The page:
Teen Reads Week Oct. 13 – 19, 2013

Me, age 13, and my favorite book back then.

Me, age 13, and my favorite book back then.


What was your favorite book when you were a teen? Who were you, back then — and what does that person look like, when you look back at them from today?

These are all the questions I asked myself recently, when a writer friend of mine posted a picture of herself as a young teen, along with her favorite book when she was in middle school.

So I did the same. (True Confessions time! No wonder my mother hated my hair style.)

And my favorite book — or actually, the first book of my favorite trilogy. I pulled it off my bookshelf and am re-reading it now. It’s still beautiful and powerful. No wonder I loved it so much!
There wasn’t very much worth watching on TV, and I’d discovered the joy of reading very early on. Walter Farley’s Black Stallion books were other favorites of mine, since I was horse-mad at the time, but fantasy was my first love. I worked my way up from fairy tales to myths and legends, to high fantasy and science fiction. I read the Lord of the Rings when I was 14, and I still have the 4-book boxed set of the trilogy and The Hobbit that I got back then. The paper is crumbling and yellow, but I still read the stories now and again.

So yes, a dreamy and bookish kid. But when I look back at myself, my feeling is that I did the best I could. Don’t get me wrong — I wouldn’t want to repeat those years, but it wasn’t the Dark Night of my Soul (that came later).

But for others, the teen years were rough. Was that you?

When you look back, do you like what you see? Do you remember your teen years with fondness or loathing? Would you do those years again?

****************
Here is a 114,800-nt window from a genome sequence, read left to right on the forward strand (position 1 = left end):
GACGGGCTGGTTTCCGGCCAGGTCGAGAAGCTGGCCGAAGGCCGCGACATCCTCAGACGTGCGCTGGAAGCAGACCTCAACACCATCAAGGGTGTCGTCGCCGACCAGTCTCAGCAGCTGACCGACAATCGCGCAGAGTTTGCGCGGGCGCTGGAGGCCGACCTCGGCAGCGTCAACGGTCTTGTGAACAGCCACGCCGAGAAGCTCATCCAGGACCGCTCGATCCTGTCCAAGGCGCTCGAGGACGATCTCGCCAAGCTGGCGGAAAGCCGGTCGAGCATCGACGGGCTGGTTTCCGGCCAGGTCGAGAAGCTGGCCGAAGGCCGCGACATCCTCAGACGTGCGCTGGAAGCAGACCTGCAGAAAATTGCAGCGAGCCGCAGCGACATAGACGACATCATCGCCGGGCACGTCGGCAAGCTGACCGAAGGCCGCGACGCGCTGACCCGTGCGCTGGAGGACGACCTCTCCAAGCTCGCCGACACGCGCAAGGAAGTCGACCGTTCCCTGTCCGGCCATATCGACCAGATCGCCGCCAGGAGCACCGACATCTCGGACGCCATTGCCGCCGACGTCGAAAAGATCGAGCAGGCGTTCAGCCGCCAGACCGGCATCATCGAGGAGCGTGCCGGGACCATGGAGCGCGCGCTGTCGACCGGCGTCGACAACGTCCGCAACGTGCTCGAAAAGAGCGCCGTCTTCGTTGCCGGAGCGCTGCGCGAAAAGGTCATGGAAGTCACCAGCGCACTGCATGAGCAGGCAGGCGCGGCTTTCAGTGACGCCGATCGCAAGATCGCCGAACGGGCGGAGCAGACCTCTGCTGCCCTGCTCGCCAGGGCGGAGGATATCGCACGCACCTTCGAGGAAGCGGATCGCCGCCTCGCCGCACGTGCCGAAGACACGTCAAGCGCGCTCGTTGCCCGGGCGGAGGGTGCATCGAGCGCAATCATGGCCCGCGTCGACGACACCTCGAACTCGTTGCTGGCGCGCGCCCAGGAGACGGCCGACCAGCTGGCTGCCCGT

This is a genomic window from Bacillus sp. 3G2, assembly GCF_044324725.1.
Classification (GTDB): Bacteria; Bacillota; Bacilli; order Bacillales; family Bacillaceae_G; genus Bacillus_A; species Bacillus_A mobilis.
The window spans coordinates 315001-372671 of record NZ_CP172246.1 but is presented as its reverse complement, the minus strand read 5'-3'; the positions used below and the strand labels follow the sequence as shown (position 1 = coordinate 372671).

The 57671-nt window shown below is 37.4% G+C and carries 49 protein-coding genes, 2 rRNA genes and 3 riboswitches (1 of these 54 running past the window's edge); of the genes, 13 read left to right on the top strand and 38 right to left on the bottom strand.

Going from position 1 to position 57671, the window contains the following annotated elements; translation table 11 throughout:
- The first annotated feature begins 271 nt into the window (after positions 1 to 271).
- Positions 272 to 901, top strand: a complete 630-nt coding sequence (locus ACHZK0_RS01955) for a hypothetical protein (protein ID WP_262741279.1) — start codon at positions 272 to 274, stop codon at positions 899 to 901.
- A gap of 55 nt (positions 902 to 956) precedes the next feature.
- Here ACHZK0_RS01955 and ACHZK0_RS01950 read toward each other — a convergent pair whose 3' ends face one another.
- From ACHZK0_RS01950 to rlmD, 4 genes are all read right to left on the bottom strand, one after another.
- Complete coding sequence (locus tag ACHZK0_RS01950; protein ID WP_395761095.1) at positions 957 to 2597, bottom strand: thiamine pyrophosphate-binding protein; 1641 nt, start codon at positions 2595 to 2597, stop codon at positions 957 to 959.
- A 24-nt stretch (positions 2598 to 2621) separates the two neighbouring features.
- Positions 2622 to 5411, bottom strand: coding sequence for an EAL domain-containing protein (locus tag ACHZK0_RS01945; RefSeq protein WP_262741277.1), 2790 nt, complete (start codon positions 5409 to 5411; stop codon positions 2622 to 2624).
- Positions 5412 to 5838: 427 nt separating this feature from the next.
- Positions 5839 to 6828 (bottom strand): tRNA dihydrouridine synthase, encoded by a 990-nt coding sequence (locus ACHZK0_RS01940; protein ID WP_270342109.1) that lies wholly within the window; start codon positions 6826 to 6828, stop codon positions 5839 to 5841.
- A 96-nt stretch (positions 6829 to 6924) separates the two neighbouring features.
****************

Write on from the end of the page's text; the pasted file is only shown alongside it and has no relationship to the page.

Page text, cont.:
And what were the books that sustained you during that time — I’d love to know.

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13 thoughts on “Teen Reads Week Oct. 13 – 19, 2013

  1. Pingback: Richard Armitage Legenda 95: Stuff worth reading | Me + Richard Armitage

  2. In my pre-teen/early teen years it was The Hobbit after I had read the LOTR trilogy (I’m a backwardes sort of person) and the LOTR rip offs of the Original Shannara Trilogy (starting with The Sword of Shannara). Attempted Pride and Prejudice but found the dialogue difficult to follow and gave up, went over the Brontes with Jane Eyre (hated it then and hate it now) and then fell in love with the super confusing and super dysfunctional Wuthering Heights. I think the Wuthering Heights phase and the continuous reading of it really messed up my view of love and relationships for quite a few years. I’m proud to say that now I see it for how dysfunctional it is and have moved on. I just wish I would have stuck with Austen, my expectations from relationships would hopefully have not been as dysfunctional but likely quite distorted as well waiting for my Mr. Darcy. šŸ˜‰ I also read all the Hercule Poirot stories and had quite the thing for murder mysteries.

    • Isn’t it funny how the books we read when we are young tend to warp our ideas of how love and relationships are supposed to play out? It happened to me too, but mostly from the Georgette Heyer novels I adored. Very unrealistic! But in my own defense, I didn’t have much in the way of real-life examples when it came to functional love relationships. :/
      I love mystery novels, too!

      • I don’t think I understood WH the first time I read it (I was a junior in high school, and we read it for course). Very very weird book. šŸ™‚

      • I was in 8th grade and read it for “fun”. Didn’t understand it, re-read it and mapped out who everyone was. agreed on the weirdness.

      • There’s a new perspective on it that comes from post-colonial theory that Heathcliff is really somehow native / black. That made a lot of sense to me / explained some of the oddness of the book, but it’s not something that’s easy to see in the text.

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